Effect of pacifier use on oral breathing in healthy newborn infants

Francesco Cozzi, Francesco Morini, Claudio Tozzi, Enea Bonci, Denis A. Cozzi

Research output: Contribution to journalArticle

Abstract

We tested the hypothesis that the use of a pacifier may affect the ability of some term infants to maintain effective oral breathing during prolonged nasal occlusion. Three nasal occlusion tests without a pacifier and 3 with a pacifier were alternately carried out in 20 healthy term infants (age 2-5 days). Once the infant commenced oral breathing, nasal occlusion was continued for up to 90 sec (prolonged nasal occlusion), provided the infant did not start crying and that arterial oxygen saturation (SaO2) did not drop to ≤ 80%. The response to nasal occlusion was considered maladaptive if oral breathing was accomplished with signs of upper airway obstruction. After nasal occlusion, the infants succeeded in starting oral breathing in all instances after a delay which was strongly correlated to the drop in SaO2 (P <0.001). Once the infants commenced oral breathing, 17/20 infants presented a maladaptive response to 62% of all tests without pacifier, whereas 10/20 infants presented a maladaptive response to 30% of all tests with a pacifier in place (P <0.001). Following prolonged nasal occlusion, 18 of 19 infants presented a maladaptive response to 84% of all tests without pacifier, whereas 12 of 19 infants presented a maladaptive response to 41% of all tests with a pacifier in place (P <0.001). Thus, after prolonged nasal occlusion with or without pacifier, the drop in mean SaO2 from baseline values changed in accordance with an appropriate and maladaptive response (-4 ±1 vs. -7 ± 1; P <0.001). We conclude that normal term infants often present with a maladaptive response to prolonged nasal occlusion. The use of a pacifier enhances the infant's ability to maintain a more adequate oral air flow.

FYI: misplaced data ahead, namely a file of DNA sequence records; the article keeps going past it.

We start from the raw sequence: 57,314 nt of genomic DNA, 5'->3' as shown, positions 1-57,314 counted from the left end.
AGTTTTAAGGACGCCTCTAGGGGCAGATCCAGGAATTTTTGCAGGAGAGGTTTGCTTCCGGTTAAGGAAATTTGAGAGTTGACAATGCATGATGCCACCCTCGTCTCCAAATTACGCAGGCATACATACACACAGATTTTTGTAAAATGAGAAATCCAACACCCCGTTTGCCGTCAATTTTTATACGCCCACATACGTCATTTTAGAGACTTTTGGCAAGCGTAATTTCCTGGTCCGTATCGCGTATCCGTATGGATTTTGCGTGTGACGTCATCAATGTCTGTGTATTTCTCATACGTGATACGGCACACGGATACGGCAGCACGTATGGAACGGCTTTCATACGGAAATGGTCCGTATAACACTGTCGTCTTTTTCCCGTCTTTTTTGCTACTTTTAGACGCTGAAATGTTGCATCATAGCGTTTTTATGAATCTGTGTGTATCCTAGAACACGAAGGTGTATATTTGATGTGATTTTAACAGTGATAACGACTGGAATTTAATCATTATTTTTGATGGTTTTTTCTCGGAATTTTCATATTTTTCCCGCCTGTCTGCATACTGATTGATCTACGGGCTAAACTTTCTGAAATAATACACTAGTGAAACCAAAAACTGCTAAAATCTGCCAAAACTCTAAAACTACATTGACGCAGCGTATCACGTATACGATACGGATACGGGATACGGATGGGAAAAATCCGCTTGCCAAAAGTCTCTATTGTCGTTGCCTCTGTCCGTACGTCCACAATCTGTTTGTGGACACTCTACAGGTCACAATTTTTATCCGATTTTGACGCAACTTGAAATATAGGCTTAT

Original languageEnglish
Pages (from-to)368-373
Number of pages6
JournalPediatric Pulmonology
Volume33
Issue number5
DOIs
Publication statusPublished - 2002

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Keywords

  • Dummy
  • Hypoxemia
  • Mouth breathing
  • Nasal occlusion
  • Obligatory nasal breathing
  • Pacifier
  • SIDS
  • Sleep apnea
  • Upper airway obstruction
  • Upper airway resistance

ASJC Scopus subject areas

  • Pediatrics, Perinatology, and Child Health
  • Pulmonary and Respiratory Medicine

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